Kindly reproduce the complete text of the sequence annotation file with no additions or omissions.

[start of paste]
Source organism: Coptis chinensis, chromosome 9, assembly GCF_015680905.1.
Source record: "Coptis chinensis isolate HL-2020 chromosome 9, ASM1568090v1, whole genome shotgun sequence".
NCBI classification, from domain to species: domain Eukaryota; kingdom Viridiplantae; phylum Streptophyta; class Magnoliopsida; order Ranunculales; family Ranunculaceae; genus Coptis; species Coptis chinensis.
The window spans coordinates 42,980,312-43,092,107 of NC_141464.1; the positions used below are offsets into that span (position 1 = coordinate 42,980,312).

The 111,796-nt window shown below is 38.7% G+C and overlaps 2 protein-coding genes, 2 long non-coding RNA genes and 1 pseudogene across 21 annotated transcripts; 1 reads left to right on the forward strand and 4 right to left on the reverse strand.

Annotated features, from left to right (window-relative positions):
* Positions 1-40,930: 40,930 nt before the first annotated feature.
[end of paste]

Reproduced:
Source organism: Coptis chinensis, chromosome 9, assembly GCF_015680905.1.
Source record: "Coptis chinensis isolate HL-2020 chromosome 9, ASM1568090v1, whole genome shotgun sequence".
NCBI classification, from domain to species: domain Eukaryota; kingdom Viridiplantae; phylum Streptophyta; class Magnoliopsida; order Ranunculales; family Ranunculaceae; genus Coptis; species Coptis chinensis.
The window spans coordinates 42,980,312-43,092,107 of NC_141464.1; the positions used below are offsets into that span (position 1 = coordinate 42,980,312).

The 111,796-nt window shown below is 38.7% G+C and overlaps 2 protein-coding genes, 2 long non-coding RNA genes and 1 pseudogene across 21 annotated transcripts; 1 reads left to right on the forward strand and 4 right to left on the reverse strand.

Annotated features, from left to right (window-relative positions):
* Positions 1-40,930: 40,930 nt before the first annotated feature.